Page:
The next thing I did was try and install Compiz, which enables desktop effects for GNOME. This took some work but eventually I got it to work by running the following command:

sudo yum install -y ccsm emerald-themes compizconfig-backend-gconf fusion-icon-gtk emerald compiz-fusion compiz-fusion-gnome yum install -y ccsm emerald-themes compizconfig-backend-gconf fusion-icon-gtk emerald compiz-fusion compiz-fusion-gnome libcompizconfig compiz-gnome compiz-bcop compiz compizconfig-python compiz-fusion-extras compiz-fusion-extras-gnomelibcompizconfig compiz-gnome compiz-bcop compiz compizconfig-python compiz-fusion-extras compiz-fusion-extras-gnome

and then turning on some effects within CompizConfig Settings Manager.

CompizConfig Settings Manager

CompizConfig Settings Manager

Next I had to turn off some stupid default setting that made my file manager open a new window for every folder I browsed into. I don’t know why this was enabled by default but it was awful and had to go.

Why GNOME? WHY??

Why GNOME? WHY??

To finish things off I quickly install GNOME Do and set it’s theme to Docky at the recommendation of Phil D. And welcome to my new desktop!

Is this Mac OSX?

Is this Mac OSX?

Differences

I haven’t had a long time to play with GNOME on Fedora yet but I will certainly be comparing it to KDE along the way. So far from what I’ve seen GNOME seems to be a little bit snappier. Another thing I noticed was that while both KDE and GNOME can mount Windows shares, GNOME can’t seem to write to them for some reason. I actually quickly booted back into KDE to make sure this wasn’t just a fluke and sure enough KDE could still write to those same shares. On the plus side KDE now also remembers my WiFi password!

2 weeks and counting…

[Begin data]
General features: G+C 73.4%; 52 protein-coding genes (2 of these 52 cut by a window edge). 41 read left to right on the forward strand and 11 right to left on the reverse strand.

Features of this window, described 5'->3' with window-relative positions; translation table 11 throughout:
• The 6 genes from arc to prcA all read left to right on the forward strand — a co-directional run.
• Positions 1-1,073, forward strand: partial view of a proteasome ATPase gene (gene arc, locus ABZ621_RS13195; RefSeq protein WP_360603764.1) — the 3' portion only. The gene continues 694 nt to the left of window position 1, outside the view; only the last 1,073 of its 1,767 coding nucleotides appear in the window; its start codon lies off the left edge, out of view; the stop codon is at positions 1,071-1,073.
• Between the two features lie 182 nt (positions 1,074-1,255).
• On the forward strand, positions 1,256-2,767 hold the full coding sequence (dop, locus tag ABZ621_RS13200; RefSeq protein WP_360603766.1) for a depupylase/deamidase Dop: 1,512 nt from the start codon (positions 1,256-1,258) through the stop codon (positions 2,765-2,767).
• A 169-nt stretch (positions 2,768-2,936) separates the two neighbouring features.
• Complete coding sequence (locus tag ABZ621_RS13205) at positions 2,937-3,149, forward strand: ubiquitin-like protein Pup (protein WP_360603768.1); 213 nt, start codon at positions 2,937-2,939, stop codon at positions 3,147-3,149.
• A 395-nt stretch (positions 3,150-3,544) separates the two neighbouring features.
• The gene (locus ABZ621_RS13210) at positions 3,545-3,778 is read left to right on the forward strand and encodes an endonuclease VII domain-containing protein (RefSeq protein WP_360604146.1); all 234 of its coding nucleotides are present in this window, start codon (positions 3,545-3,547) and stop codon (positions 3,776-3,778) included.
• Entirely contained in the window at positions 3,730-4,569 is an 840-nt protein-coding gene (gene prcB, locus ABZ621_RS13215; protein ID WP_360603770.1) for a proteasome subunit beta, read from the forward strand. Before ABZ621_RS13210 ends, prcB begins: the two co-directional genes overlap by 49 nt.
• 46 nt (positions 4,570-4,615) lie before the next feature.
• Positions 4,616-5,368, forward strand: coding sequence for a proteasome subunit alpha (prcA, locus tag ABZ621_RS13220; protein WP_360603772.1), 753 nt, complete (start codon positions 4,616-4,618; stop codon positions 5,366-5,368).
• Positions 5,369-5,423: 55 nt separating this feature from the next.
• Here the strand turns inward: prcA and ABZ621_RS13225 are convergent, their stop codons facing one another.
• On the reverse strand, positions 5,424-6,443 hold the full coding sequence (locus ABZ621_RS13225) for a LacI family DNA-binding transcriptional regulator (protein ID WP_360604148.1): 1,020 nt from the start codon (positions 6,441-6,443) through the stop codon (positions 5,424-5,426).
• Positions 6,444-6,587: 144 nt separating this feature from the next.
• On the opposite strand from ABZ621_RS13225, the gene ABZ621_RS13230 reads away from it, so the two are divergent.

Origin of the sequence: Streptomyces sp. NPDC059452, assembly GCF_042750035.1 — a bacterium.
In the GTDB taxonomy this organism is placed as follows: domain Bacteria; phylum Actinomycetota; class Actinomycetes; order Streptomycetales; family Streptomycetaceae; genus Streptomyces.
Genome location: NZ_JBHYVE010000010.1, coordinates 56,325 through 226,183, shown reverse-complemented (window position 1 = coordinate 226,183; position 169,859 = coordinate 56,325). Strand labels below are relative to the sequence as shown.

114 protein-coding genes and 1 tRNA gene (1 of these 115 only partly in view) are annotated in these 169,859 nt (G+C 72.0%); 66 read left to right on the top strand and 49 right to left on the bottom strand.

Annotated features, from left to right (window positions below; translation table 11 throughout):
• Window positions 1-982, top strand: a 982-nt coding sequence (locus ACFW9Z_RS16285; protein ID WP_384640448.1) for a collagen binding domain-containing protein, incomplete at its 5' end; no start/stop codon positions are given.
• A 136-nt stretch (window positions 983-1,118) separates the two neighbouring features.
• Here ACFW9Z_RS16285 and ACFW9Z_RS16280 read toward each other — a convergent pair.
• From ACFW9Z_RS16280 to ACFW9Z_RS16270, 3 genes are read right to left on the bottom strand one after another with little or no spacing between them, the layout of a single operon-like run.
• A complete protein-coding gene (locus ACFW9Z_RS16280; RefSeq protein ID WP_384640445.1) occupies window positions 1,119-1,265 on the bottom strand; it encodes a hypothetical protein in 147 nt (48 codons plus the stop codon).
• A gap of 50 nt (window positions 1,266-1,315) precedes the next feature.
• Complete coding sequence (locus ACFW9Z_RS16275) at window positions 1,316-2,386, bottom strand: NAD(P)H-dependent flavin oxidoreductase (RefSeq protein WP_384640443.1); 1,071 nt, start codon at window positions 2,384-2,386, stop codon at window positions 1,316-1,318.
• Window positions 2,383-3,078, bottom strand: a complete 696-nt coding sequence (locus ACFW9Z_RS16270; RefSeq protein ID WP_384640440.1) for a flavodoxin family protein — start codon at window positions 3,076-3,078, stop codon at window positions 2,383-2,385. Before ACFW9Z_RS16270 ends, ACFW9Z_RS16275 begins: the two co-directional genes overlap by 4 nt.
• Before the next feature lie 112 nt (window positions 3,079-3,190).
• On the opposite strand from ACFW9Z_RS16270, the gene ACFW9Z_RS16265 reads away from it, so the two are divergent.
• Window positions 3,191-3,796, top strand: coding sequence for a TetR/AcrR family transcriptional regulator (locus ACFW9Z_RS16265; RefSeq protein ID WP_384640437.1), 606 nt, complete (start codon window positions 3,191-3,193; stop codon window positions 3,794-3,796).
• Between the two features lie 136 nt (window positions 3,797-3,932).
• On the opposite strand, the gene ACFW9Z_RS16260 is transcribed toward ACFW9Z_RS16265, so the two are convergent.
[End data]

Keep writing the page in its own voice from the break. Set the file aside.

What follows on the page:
That’s all for now. In the two weeks leading up to our next podcast I will continue to post about new discoveries and little differences between GNOME and KDE. Until then…




I am currently running a variety of distributions, primarily Linux Mint 17.
Previously I was running KDE 4.3.3 on top of Fedora 11 (for the first experiment) and KDE 4.6.5 on top of Gentoo (for the second experiment).
Check out my profile for more information.

Climate Change

October 11th, 2009 No comments

Here at The Linux Experiment we are all about shaking things up. After all, we have committed to using Linux for four whole months just to see if we could! The next big thing that we are going to introduce into the experiment is a little environmental change. No I don’t mean the Al Gore kind of environment, but rather the desktop environment like GNOME or KDE.

For a week or so, leading up to the recording of our next podcast, each of us will be switching our current desktop environment to something else. The point is to once more branch out of our comfort zones a little bit and see if we don’t end up liking something else better!

Stay tuned!

Coming close

August 23rd, 2009 No comments

The experiment is set to begin in less than 10 days and now is the time to settle on all of those little decisions that still need to be made.

Everything is a-O‘K’!

The very nature of this experiment is to be thrown into uncertain territory and see how things pan out. An example of this is in the desktop environment front. As such I have decided to use the K Desktop Environment, or KDE for you laymen :P, because unlike GNOME I have very little experience with it. Besides if I end up hating it I can always switch back!

Bigger is Better

As for my choice of download I am currently torrenting the Fedora x86_64 DVD release. This should not only provide me my KDE desktop, but also the biggest selection of initial installable packages. Very nice!

Am I Forgetting Anything Else?

I don’t think so. Well except that my laptop delivery is still a bit iffy. I’ll keep you posted on that as things go forward.

Categories: Fedora, GNOME, KDE, Tyler B Tags: , , ,